John Freedman first came to Moscow in 1988 to research his dissertation for a Ph.D in Russian Literature. He found out a lot. He also found a woman he loves and some incredible professional and personal opportunities. He is now an editor for Moscow’s largest English-language newspaper, a published author and translator, and has been oft-tapped as an authority on the Russian language and theatre by such media sources as ABC and Newsweek. He’s even worn Nikita Khrushchev’s coat.
John took some time to share with us some pointed and poignant opinions about world journalism, the status of the theatre, and life in Russia.
SRAS: What is your official job title?
John: Editor, The Moscow Times.
SRAS: How would you describe your job?
John: One of the best jobs in the world, perhaps, in part, because no description of it will fit into a standard format. One day a week I edit the weekly calendar of cultural events for the “Context” section of The Moscow Times. For that weekly issue, I also write a weekly review or feature on theater. Whenever there is anything unusual going on – a theater festival or tour of some major out-of-town theater – I might contribute two or, much more rarely, three pieces to a single issue. On the rare occasion that theater becomes hard news, I do pieces for the news pages or the front page. This has been the case with such stories as the long and protracted break-up of the famed Taganka Theater in the early 1990s; the first production of renowned German director Peter Stein in Moscow in 1994; the annual Golden Mask festival awards ceremonies; and the terrorist attack on the Nord Ost musical in 2002. In other words, I go to the theater a lot and write about it for The Moscow Times. This, however, is not the full extent of my work by any means. To mention just a few of my other projects: I write a monthly column for Plays International magazine in London; I have frequently contributed to the New York Times; I have written or edited nine books about Russian theater; I am a contributing editor of TheatreForum magazine; I have been the curator of the Russian Case festival three times; I have translated over a dozen plays from the Russian for production and publication; I have participated in the making of several documentary films about contemporary Russian theater and am the co-author (with playwright Viktor Korkia) of a documentary film about the Soviet playwright Nikolai Erdman. All of this, to one extent or another, has been made possible by my position at The Moscow Times.
SRAS: What attracted you to working in Russia?
John: I did not come to Russia to work. I came here originally, in 1988, to work on my Ph.D dissertation (The Dramaturgy of Nikolai Erdman, Harvard University, 1990). While here I met a fabulous woman and tremendous actress, Oksana Mysina, who became my wife in 1989. There was absolutely no reason to remove this future star from her native culture, so, at a time when most cross-cultural couples were relocating to the United States, Europe, or wherever, Oksana and I settled down in Russia. I spent the first year turning my dissertation into a book (Silence’s Roar, The Life and Drama of Nikolai Erdman, 1992), occasionally doing freelance work for ABC news specials or for western companies breaking the ice by setting up businesses in Moscow. A chance acquaintance led me to a small weekly newsletter called The Moscow Guardian in 1991 for which I began writing terrible theater reviews. That newsletter became The Moscow Times in 1992 and I became its first and – so far – only theater critic.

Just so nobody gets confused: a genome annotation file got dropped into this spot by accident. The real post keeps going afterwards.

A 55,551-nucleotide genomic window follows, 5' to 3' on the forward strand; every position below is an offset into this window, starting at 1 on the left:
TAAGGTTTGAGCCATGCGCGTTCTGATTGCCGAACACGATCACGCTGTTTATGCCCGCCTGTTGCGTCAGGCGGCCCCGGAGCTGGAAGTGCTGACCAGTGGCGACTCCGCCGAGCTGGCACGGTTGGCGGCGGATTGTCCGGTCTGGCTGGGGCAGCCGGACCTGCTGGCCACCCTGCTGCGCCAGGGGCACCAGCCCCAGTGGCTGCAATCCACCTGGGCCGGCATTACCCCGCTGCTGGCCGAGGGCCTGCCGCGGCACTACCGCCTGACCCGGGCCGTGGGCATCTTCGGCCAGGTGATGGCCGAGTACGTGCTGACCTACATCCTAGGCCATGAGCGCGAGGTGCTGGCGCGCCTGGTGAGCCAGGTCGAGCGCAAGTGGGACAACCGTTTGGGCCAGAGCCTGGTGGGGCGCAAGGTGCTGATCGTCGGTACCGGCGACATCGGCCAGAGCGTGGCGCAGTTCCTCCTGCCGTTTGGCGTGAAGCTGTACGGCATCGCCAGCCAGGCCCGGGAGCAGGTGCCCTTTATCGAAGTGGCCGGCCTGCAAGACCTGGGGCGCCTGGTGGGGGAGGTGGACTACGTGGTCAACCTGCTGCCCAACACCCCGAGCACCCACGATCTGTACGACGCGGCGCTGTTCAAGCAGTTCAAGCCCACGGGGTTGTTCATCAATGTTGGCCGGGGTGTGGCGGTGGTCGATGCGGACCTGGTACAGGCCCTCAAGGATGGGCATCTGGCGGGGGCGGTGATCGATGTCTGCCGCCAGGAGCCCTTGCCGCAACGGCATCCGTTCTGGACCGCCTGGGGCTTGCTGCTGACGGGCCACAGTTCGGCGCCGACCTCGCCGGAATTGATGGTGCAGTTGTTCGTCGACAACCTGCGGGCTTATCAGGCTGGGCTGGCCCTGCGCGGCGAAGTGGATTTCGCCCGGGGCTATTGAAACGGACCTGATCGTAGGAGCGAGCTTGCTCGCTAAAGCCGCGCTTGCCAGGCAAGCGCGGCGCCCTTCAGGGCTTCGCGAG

SRAS: Are journalistic standards and styles in Russia greatly different from those in America?
John: Standards? Well, the standards for journalism in the United States have plummeted to an embarrassing degree in the last five to ten years. Frankly, I find it difficult to talk about “standards” in the profession any more. The matter of style is easier to discuss. Russian journalists – like their counterparts in Europe, where I have also lived – more openly take sides. There is less of an effort to appear “neutral.” This can strike Americans as a form of bias, although the notion of bias in world journalism today is very complex. When a reporter does not hide – in fact, openly proclaims – his or her viewpoint while delivering a story, it provides a kind of freedom for the reader or viewer. You know where you stand in relation to the source and it is easier to form your own opinion. As such, some of the Russian reporting, which on the surface can look crudely biased at times, is actually far more reliable than what you might get from an American source these days. I have always been frustrated by Russian journalism’s insistence on being a mouthpiece for the standing government – this is largely true today just as it was in Soviet times, although there are shifts in degrees, of course. And yet, when you see American journalists buying the phraseology of the American administration without question (suffice it to recall the infamous phrase of the “Shock and Awe” stage of the war in Iraq) while pretending to be independent, you realize that the bias of American reporting is more dangerous, more insidious than the admittedly flawed counterpart in Russia.
SRAS: Many Russian artists and critics believe that Russian theatre lost its soul in the crises following Glasnost. Is the theatre close to re-finding that soul?